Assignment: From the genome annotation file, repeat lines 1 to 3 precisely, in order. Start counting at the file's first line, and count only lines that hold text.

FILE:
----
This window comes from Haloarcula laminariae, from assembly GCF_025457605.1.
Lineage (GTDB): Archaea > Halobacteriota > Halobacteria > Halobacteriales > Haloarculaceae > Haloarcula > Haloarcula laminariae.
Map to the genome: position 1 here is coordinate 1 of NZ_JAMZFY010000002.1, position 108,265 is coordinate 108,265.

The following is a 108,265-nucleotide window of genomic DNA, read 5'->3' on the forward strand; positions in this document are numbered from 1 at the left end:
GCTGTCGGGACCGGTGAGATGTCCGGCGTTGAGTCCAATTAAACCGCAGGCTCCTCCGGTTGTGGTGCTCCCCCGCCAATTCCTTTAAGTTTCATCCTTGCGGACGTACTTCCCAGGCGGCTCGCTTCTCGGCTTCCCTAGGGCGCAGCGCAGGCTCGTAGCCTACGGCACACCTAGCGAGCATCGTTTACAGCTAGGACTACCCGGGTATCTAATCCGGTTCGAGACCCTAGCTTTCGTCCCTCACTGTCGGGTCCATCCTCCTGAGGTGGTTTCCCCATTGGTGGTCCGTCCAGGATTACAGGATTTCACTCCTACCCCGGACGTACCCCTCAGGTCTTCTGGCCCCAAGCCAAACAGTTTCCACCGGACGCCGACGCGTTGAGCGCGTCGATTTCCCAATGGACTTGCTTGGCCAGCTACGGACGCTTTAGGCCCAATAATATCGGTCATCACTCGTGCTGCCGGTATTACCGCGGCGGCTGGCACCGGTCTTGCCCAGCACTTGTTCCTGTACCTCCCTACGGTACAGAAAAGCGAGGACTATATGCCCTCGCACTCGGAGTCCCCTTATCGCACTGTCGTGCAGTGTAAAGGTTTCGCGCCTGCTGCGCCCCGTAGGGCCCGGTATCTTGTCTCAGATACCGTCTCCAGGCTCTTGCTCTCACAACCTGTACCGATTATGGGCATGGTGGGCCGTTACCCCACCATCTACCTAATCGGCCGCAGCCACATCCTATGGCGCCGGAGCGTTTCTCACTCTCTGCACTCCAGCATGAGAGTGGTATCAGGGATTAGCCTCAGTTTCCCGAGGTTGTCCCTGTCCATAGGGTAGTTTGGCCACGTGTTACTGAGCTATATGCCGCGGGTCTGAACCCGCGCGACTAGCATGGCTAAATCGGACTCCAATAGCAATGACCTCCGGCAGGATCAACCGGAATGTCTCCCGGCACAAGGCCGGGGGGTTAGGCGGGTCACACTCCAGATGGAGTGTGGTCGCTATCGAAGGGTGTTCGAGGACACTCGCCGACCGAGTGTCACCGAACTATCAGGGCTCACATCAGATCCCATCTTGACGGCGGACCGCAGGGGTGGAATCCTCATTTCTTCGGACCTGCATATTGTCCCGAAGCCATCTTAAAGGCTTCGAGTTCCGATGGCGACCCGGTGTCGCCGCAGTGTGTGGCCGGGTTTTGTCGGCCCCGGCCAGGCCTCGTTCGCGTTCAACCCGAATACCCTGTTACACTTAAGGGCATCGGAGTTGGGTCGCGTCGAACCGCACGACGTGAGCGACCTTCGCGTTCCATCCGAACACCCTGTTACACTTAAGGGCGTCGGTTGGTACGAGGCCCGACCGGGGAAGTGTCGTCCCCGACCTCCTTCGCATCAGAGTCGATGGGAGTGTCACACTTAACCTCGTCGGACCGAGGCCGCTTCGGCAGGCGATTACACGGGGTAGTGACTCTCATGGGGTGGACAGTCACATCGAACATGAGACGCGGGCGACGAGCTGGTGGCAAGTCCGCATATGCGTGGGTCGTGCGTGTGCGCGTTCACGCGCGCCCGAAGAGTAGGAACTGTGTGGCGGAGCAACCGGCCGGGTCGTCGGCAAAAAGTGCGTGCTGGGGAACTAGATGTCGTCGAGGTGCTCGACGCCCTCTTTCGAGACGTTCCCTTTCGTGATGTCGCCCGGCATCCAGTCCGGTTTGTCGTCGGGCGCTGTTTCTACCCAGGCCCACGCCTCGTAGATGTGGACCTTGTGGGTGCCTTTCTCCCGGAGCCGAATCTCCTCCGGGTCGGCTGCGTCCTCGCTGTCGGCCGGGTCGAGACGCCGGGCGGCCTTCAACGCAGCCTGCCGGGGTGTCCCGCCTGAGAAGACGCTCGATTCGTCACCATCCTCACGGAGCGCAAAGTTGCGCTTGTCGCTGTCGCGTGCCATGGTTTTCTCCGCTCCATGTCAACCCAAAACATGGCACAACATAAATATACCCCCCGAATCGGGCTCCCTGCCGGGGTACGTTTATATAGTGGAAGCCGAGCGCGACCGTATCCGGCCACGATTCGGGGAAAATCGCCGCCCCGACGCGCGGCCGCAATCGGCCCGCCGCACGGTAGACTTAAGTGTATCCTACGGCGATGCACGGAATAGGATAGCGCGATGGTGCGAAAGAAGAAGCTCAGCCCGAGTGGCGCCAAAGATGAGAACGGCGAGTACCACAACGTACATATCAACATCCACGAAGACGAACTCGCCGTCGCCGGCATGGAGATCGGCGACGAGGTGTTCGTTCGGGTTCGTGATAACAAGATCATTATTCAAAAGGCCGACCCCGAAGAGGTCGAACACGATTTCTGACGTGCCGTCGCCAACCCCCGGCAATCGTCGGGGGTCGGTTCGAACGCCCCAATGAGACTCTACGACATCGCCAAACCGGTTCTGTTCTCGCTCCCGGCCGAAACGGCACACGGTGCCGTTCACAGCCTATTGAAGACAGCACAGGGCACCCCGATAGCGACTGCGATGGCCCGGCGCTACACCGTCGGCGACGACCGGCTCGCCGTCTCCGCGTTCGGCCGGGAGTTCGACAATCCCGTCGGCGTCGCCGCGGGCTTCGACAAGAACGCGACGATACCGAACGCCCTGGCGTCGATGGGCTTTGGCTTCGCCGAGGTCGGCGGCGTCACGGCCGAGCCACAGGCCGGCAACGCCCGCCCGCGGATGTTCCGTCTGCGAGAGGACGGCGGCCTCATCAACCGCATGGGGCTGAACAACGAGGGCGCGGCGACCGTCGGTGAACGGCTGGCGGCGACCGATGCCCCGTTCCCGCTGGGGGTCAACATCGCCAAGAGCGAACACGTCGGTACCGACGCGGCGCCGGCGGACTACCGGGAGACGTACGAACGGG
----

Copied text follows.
This window comes from Haloarcula laminariae, from assembly GCF_025457605.1.
Lineage (GTDB): Archaea > Halobacteriota > Halobacteria > Halobacteriales > Haloarculaceae > Haloarcula > Haloarcula laminariae.
Map to the genome: position 1 here is coordinate 1 of NZ_JAMZFY010000002.1, position 108,265 is coordinate 108,265.